Thursday, August 27th, 2015

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Would you sometimes love to scrapbook mindlessly?

No thinking, just doing?

Well, I can’t promise NO thinking, but I can suggest a way to do very little of it for the ultimate in scrapbooking relaxation.

It also involves using your scraps, so this method will give you more use out of your favorite papers, in addition to a cushier, more self-replenishing scrap experience.

Imagine sitting down and simply pulling from the top of a pile of scraps to create beautiful layers with lots of different patterns and colors you love…which sums up this method that I want to share with you today.

I demonstrated it twice with two scrapbook pages in today’s new Paperclipping video. You’ll get all the different tips you need to build a layout from scraps with very little taxing of the brain for ideas.

The video is waiting for you in the Member’s Area and on iTunes.

If you’re not a member, please click here to see how easy it is to get started!
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Repetition Do’s and Don’ts – Paperclipping 270

Thursday, July 30th, 2015

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Want to master a design principle?

Repetition is one of the key ways to creating a feeling of harmony in your layouts. But there are some things to watch for.

In the newest video tutorial of Paperclipping I shared some Do’s and Don’ts for how to use repetition in several different ways without making the page monotonous.

I shared two older pages — one that demonstrated a “Don’t,” and another that is definitely a “Do,” as well as a good example of how to fix the problem of the first page.

Then I assembled two more pages, working with those Do’s and Don’ts of repetition until my pages had a feeling of harmony.

See the sneak peek above?

Does it feel harmonious to you?

See how to do it in this newest episode of Paperclipping!

Note: You must be a Paperclipping Member to watch this video.

CLICK HERE to learn about our membership. =)

How to Pick and Mix Products for Kits – Paperclipping 269

Tuesday, July 14th, 2015

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Would you love to be able to mix patterns together into an awesome-looking coordinated group?

Whether you want to mix patterns for a single layout, or as a kit that will coordinate an entire scrapbook album, there are things you should understand about color…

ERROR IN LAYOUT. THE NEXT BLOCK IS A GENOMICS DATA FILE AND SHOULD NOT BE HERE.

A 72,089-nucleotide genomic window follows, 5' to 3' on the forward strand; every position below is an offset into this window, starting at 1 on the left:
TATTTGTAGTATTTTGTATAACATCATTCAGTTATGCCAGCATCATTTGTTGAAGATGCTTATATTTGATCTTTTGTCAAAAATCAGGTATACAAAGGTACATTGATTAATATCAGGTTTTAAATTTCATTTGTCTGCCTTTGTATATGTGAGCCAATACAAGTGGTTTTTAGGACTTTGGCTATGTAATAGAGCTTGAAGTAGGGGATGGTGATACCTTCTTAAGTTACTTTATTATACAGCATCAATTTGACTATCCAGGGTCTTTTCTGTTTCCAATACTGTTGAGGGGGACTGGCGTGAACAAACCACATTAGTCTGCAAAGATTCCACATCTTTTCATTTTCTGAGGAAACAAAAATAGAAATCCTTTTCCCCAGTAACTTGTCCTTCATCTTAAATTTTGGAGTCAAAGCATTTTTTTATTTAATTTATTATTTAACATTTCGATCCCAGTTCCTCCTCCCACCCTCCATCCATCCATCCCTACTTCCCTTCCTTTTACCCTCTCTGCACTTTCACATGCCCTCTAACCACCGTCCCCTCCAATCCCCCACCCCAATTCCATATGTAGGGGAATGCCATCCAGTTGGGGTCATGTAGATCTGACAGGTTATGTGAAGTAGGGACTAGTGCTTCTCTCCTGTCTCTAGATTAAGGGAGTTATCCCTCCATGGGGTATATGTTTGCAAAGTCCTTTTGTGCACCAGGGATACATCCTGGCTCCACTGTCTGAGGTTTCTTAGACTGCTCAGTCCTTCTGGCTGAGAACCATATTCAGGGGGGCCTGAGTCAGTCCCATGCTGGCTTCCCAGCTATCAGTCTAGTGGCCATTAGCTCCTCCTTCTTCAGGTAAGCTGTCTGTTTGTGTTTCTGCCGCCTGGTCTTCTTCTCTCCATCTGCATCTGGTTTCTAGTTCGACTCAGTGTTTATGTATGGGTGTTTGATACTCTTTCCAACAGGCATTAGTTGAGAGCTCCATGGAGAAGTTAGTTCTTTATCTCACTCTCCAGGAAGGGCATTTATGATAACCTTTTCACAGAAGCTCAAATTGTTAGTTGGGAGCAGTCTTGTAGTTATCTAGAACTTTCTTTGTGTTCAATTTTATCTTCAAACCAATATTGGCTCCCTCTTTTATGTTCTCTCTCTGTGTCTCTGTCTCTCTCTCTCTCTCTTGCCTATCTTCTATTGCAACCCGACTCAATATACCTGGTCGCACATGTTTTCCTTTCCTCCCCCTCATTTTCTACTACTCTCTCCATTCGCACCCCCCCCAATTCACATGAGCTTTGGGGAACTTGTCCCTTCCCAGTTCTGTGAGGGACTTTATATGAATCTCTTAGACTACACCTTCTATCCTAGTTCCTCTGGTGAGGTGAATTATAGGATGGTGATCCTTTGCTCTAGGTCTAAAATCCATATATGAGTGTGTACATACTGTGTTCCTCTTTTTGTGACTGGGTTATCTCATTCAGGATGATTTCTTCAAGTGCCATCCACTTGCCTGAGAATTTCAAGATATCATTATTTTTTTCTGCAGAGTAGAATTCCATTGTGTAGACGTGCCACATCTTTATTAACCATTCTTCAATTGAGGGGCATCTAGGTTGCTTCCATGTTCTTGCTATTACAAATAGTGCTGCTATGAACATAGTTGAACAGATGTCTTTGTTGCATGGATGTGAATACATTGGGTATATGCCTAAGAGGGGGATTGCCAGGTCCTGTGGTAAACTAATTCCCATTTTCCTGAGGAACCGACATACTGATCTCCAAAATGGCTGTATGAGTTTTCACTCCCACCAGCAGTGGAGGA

Three Important Things to Understand About Color

A single hue can have many different versions. There are three things that decide how a single hue, such yellow, will actually look. Knowing what these are can help you better understand how to mix and use color.

1. Tonality (tone) – Tone refers to how light or dark a color is. Color is made lighter with white and darker with black. The paper on the far left with the lines of triangles shows a variety of tonalities of the same colors (turquoise, green, and yellow):
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See the different versions of yellow? They are the same yellow except in terms of their tone, which changes from light to dark. Same with the turquoise and green.

It’s easy to mix a variety of tones of the same color in your kits without running into any matching difficulties. In fact, variation in tonality is a really good idea, so go ahead and mix lights and darks of the same color.

2) Temperature – The temperature of a color depends on how warm or cool it is, which depends on how much yellow or blue has been blended into it. The pink and mustard stripe on the left in this picture below is very warm. The paper with the spokes on the right is cooler (though not totally cold because it has both warms and cools).
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We typically say the warm colors are red, orange, and yellow, and the cool colors are green, blue, and purple, but that is not entirely correct. You can actually get warmer and cooler versions of every color. It is okay to have some cools and some warms together in a single kit, but it’s a little trickier than mixing a variety of tones.

3) Vibrancy – Vibrancy has to do with how bright or muted a color is. It is very hard to mix vibrancy within a color grouping and get it right, so if you are newer at color, it’s easier to stick with colors of the same vibrancy.

The spokes in the paper above are very vibrant, but the blue background is muted. They work well together because their temperatures are similar. The muted blue works well with that tiny bit of eggplant just to the left of it because they have a similar vibrancy and their temperature is not too different. Their tones are very different from each other — remember, it’s good to have a variety of tones.

But the paper with the spokes and the paper with the pink and mustard stripes are horrible together. They have very little in common — their vibrancy is opposite, their temperatures are different. There just aren’t enough similarities to unite them.

It is possible to have both muted and bright colors within a group (as you can see that it works in the paper with the vibrant spokes but muted background color), and the sooner you master temperature, the sooner you’ll be able to mix vibrancy well.

Most Common Color Problems

When scrapbookers come to me with color challenges on their layouts, the most common problem I see is vibrancy mixes that don’t work. The second most common problem is that the colors are not balanced across the page.

You learn it by seeing it.

  • Would you like to see me take a big mix of papers from different designers and different years and put them together into a beautiful and exciting kit?
  • Want to see examples of papers that work well together and papers that don’t?
  • Do you want tips for making the process easier?
  • Would it help you to see me create a style-vibe for a kit?

Today we released a new video that takes you through my process of making a coordinated kit for an entire album. You’ll not only see these color principles at work, but you’ll also see the inspiration behind achieving a specific style with variety. You’ll see pattern-mixing, choosing or eliminating papers, and you’ll see me assemble a layout from the new kit.
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This video is for Paperclipping Members and is available the Member’s Area.

CLICK HERE for information about a membership!

Shine On,
Love,-Noell

Not Too Big, Not Too Small, Just Right – Paperclipping 268

Tuesday, June 30th, 2015

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Did you know that a slight size adjustment in your decorative items can make the difference between a page that looks finished and harmonious, and a page that doesn’t quite?